What exactly ARE the “three dimensions” of the Next Generation Science Standards?
If you’ve been around the NGSS long enough, you’ve heard of its three dimensional nature. Honestly, that term is kind of thrown around.. three dimensional assessments. Three dimensional learning. Three dimensional tasks and instruction. “The Three Dimensions.”
But what does that actually mean for your everyday practice? How do you actually teach three dimensionally?
Before we answer that, let’s just get in the same page about what the three dimensions really are.
The Three Dimensions
The first – Disciplinary Core Ideas is really the easiest to understand. It’s the content. And if you’ve been following this blog, you should already know — it’s the BIG IDEAS in the content.
The second dimension – the Crosscutting Concepts – are trickier to understand. These are overarching ideas that cross disciplines and topics. Things like patterns… systems… cause and effect. They can be tied to any number of topics and provide a “lens” through which we can understand a phenomenon. For example, students may explore a described series of events related to a change in an ecosystem, considering this phenomenon through the Crosscutting Concept of Cause and Effect. In my Predicting Changes In Ecosystems activity, students utilize a graphic organizer to help them make sense of the phenomenon through the lens of the Crosscutting Concept. This type of explicit instruction is necessary, because while we oftentimes naturally see these connections, our students just as often do not.
As adults, and specifically as science teachers, we see cause and effect relationships, we notice patterns in data, we understand that in a system one thing affects another… And we often assume our students see these connections, too. Unfortunately, that’s not always the case, and for that reason, the NGSS expects teachers to make these connections explicit. To teach the Crosscutting Concepts as they apply to content to help students develop a more scientific way of viewing and thinking about the natural world.
Science and Engineering Practices
The third dimension (also, these are in no particular order, despite my reference to first, second and third anyway), the third dimension is the Science and Engineering Practices. These are the skills scientists use every day to understand our natural world, and it’s these skills that we want our students to master before they graduate. In the past, these skills were often taught via the “scientific method” or in a unit on “inquiry.” They were often isolated in your district and state standards under those same headings.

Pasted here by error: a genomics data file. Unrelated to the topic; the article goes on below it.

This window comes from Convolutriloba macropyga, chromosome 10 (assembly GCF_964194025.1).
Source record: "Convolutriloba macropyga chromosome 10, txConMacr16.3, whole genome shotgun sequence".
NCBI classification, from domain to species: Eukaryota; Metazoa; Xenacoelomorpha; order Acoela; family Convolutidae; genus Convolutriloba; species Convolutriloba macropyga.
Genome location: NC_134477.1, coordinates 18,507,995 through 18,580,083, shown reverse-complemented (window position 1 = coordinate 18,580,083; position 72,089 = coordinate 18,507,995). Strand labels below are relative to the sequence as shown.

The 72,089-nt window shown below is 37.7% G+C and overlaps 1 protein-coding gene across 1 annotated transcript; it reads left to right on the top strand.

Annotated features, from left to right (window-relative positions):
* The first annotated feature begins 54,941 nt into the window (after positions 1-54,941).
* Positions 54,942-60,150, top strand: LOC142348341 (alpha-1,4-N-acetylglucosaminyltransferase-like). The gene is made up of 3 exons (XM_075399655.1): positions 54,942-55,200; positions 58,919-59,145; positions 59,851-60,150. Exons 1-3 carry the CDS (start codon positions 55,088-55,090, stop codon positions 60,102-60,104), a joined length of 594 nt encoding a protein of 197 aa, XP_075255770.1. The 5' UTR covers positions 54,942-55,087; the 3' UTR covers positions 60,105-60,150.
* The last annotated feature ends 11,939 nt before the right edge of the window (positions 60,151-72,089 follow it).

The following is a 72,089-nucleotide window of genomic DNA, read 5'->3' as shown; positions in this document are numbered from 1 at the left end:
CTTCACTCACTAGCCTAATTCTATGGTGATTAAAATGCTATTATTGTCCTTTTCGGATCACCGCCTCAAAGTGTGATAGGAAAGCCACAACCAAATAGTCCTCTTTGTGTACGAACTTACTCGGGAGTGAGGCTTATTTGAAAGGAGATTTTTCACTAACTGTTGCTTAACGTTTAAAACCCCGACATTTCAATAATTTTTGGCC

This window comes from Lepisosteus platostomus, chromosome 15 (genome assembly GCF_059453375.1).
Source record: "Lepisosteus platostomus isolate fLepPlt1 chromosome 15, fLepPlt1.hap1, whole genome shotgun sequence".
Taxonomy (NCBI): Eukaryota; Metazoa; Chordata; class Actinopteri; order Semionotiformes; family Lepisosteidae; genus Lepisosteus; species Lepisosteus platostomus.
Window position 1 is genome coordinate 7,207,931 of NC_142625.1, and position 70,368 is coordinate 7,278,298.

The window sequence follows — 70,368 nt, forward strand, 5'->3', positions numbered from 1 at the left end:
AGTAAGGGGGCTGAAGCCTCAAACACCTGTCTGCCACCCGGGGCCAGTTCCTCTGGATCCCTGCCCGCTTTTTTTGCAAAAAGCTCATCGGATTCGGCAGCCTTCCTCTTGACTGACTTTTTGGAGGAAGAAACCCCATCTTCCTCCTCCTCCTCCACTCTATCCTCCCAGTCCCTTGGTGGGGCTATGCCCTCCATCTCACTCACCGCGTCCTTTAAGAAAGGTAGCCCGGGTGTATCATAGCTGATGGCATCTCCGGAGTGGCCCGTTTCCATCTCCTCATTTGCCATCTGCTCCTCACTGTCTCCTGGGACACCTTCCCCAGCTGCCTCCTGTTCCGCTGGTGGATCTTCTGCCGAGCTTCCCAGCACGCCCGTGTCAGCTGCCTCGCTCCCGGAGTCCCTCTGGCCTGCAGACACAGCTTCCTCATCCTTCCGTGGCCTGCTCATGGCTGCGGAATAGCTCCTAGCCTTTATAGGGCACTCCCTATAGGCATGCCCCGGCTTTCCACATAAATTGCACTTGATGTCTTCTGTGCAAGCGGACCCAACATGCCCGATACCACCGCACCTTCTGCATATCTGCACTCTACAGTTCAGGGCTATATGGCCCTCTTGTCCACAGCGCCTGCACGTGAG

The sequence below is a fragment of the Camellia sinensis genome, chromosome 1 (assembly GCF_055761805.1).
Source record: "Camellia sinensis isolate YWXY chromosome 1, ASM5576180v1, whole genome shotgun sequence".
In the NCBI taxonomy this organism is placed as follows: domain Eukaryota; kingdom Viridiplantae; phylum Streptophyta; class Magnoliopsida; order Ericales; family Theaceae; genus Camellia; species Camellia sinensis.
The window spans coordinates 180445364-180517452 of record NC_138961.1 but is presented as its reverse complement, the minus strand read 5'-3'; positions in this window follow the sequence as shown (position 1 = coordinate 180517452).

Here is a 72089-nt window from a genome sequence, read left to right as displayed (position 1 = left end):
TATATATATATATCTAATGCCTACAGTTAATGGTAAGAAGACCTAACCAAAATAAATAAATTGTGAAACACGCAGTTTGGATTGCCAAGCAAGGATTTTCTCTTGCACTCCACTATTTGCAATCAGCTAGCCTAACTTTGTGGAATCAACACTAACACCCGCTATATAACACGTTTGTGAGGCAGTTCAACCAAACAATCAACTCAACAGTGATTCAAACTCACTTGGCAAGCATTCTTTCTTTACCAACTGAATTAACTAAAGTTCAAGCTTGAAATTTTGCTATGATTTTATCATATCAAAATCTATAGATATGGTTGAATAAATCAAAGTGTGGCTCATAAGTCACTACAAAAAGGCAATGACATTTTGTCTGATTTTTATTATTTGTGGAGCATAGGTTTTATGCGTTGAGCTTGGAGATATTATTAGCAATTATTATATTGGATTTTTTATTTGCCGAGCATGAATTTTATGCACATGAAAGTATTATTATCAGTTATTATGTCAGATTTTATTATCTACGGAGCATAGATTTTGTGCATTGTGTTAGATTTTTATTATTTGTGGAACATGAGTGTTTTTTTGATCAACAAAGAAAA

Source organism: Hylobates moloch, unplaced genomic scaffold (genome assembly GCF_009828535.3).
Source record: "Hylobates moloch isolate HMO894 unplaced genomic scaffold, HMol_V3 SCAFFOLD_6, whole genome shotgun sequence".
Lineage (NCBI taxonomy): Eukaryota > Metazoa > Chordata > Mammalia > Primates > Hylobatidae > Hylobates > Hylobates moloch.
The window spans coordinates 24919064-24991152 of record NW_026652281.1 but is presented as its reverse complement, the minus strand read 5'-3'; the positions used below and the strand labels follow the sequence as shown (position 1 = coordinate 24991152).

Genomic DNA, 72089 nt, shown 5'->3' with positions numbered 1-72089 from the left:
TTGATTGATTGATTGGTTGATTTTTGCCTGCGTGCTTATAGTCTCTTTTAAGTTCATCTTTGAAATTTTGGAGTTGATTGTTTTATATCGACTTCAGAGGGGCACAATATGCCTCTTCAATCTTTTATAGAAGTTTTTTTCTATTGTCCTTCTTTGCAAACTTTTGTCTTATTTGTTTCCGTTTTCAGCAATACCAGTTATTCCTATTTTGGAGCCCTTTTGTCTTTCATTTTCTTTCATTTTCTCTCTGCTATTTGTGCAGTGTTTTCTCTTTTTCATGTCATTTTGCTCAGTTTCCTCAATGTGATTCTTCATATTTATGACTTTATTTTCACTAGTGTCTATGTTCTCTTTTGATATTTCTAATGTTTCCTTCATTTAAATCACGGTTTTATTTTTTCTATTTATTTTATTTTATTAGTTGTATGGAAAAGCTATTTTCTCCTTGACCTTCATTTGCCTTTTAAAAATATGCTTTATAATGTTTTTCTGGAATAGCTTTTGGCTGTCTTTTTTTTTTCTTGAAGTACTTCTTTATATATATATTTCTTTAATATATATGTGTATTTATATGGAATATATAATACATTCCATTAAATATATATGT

While some of the skills might be the same, these skills are FAR FROM isolated in the Next Generation Science Standards. They are literally woven into the standards themselves — into the Performance Expectations. Each Performance Expectation targets at least one of these skills, so in order to truly meet the standards, students must demonstrate the skill.
What skills are we looking at here? For example, students might be analyzing and interpreting data, developing a model to represent a system, or constructing an explanation based on evidence. These are the science practices that students will need to demonstrate a mastery of in order to fully meet whatever standard you are targeting — the content is just one piece of their assessment.
The Three Dimensions In Practice
Now, in order for that to happen — in order for students to actually master these skills — they can’t just be taught in a “scientific method unit” at the beginning of the year. Even engaging students in lab activities once or twice a month isn’t enough. No, these skills must be included in each and every class — and not as an extra activity, a warm-up, exit ticket, or homework assignment. No, these skills must be tied directly to the content students are investigating daily.
And this is where your BIG change in instruction happens. This is what the NGSS is all about. If you’re not changing your instruction to truly address ALL THREE dimensions of the NGSS — if students aren’t using the practices to discover the content — then you haven’t really adopted the standards.